Global stock indexes, including the UK FTSE 100, have fallen their most since the terrorist attacks of 11 September 2001 amid fears of a recession.
Investors remain worried about the state of the US economy
The FTSE 100 index tumbled 5.5% to 5,578.2, wiping £77bn ($149bn) off the value of its listed shares.
Indexes in Paris and Frankfurt slumped by about 7%, while markets in Asia, India and South America also dropped.
Investors questioned whether a recent plan to boost the US economy would be enough to avert a full-blown recession.
Dominique Strauss-Kahn, the head of the International Monetary Fund, said the global economic situation was "serious" and that all countries in the world were suffering in the wake of a slowdown in US growth.
Last week the US government announced a financial stimulus plan which would involve about $145bn in tax cuts to encourage spending.
US bond markets, which were closed for a public holiday on Monday, are to reopen on Tuesday and many analysts say they could see sharp falls after markets worldwide reacted negatively on Monday.
Francis Lun of Fulbright Securities in Hong Kong said the falls stemmed from disappointment that the US stimulus was "too little, too late" adding that investors felt "it wouldn't help the economy recover".
The worry is that tax breaks and spending measures will not be enough to boost consumer spending in the US, because deeper economic problems remain.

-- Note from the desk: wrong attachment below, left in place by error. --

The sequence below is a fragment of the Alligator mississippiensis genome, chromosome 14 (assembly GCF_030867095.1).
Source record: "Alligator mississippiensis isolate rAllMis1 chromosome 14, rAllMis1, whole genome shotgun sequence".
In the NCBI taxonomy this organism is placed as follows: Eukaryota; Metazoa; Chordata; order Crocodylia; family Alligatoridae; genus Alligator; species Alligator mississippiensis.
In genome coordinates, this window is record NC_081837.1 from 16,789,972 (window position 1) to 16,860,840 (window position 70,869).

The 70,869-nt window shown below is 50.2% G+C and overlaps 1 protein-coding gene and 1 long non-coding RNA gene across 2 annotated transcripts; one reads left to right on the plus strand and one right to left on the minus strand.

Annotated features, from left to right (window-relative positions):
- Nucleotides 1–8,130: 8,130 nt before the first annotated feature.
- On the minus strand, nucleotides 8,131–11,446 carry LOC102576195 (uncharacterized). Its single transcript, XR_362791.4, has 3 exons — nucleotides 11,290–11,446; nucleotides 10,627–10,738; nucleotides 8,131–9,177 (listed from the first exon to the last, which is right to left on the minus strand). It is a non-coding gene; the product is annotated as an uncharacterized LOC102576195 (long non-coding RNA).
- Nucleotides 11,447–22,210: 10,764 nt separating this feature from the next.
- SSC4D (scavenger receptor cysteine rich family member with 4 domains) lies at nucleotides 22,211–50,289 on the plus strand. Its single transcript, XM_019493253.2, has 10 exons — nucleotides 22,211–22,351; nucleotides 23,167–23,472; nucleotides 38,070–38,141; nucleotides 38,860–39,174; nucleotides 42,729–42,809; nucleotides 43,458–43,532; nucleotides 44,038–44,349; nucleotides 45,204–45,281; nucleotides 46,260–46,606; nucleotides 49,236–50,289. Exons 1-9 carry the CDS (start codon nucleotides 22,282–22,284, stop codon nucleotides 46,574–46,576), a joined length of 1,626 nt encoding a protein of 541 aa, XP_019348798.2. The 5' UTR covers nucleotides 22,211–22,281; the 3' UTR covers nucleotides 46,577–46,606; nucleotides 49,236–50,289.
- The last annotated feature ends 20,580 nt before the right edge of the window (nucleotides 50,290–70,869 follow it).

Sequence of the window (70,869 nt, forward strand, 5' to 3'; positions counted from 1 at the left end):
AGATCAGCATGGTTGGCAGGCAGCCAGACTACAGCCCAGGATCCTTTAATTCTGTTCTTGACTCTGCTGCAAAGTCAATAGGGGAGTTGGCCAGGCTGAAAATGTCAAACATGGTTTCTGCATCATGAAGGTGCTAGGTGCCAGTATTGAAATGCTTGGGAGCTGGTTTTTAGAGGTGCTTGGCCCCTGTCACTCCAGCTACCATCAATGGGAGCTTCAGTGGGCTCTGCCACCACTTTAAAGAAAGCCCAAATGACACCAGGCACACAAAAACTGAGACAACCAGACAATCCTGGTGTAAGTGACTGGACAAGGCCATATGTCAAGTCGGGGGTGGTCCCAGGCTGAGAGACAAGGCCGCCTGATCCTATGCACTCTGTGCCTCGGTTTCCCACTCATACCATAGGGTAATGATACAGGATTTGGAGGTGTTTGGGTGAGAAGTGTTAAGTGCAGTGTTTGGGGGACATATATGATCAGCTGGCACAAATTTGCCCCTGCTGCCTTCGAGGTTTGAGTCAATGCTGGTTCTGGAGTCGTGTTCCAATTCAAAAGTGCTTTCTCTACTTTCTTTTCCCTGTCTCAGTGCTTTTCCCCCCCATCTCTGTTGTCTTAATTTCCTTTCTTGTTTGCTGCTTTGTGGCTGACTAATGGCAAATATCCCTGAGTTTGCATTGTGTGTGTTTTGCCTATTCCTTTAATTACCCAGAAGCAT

In particular, the slowing housing market and problems in the sub-prime sector - which lends to those with limited or no credit histories - has contributed to a slowdown.
"We're falling back into the crisis of confidence in the financial sector," said Hugues Rialan, of Robeco France.
"The banks have been reassuring the market over their exposure to US mortgage-related investments, but now we realise there is nothing reassuring about it," he said.
Finance firms were among the main fallers, with Dutch ING Group, Germany's Allianz and Swiss Re all falling about 10%, while Royal Bank of Scotland shed 8%.
FTSE100 - WORST DAYS
20/10/87 down 12.2%
19/10/87 down 10.8%
26/10/87 down 6.2%
11/09/01 down 5.7%
22/10/87 down 5.7%
Many shoppers are struggling under higher mortgage repayment costs, prompting default rates to surge, especially among sub-prime borrowers.
This has prompted banks to tighten their lending policies after losing huge amounts of investments linked to the US housing and mortgage markets.
The state of the US economy is crucial for many of Europe's and Asia's biggest companies because it is one of their biggest export markets.
FTSE100 - BEST DAYS
21/10/87 up 7.9%
13/03/03 up 6.1%
10/04/92 up 5.6%
15/10/02 up 5.1%
25/07/02 up 5.0%
Any slowdown in demand is likely to hurt corporate profit growth and push share prices even lower, analysts have warned.
But some analysts took comfort from the prospect of falling US interest rates.
"If interest rates are cut to the extent we and others expect, the likelihood is that today's share prices will look like silly values in 12 months' time, if not before," said Mike Lenhoff at Brewin Dolphin Securities.
Markets in China, India, South Korea, Singapore, Taiwan and the Philippines all fell.
In Mumbai, the main Sensex index fell 1,408 points, or 7.4%, adding to an 8% fall last week. Hong Kong's Hang Seng slumped 1,383.0 points, or 5.5%, to close at 23,818.9. Tokyo's main Nikkei 225 index fell 3.9%.
Australia's benchmark ASX 200 index closed down 2.9%, or 166.9, points at 5,580.4, which is its lowest level for a year.
It was also the 11th consecutive negative day for the index, the longest losing streak in more than 25 years.
"People are certainly nervous about a potential recession in the US spilling over to the rest of the world," said David Cohen at Action Economics.
So far this year, Japan's Nikkei has dropped 13%, the Hang Seng is down more than 14% and China's main Shanghai index has slipped almost 7%.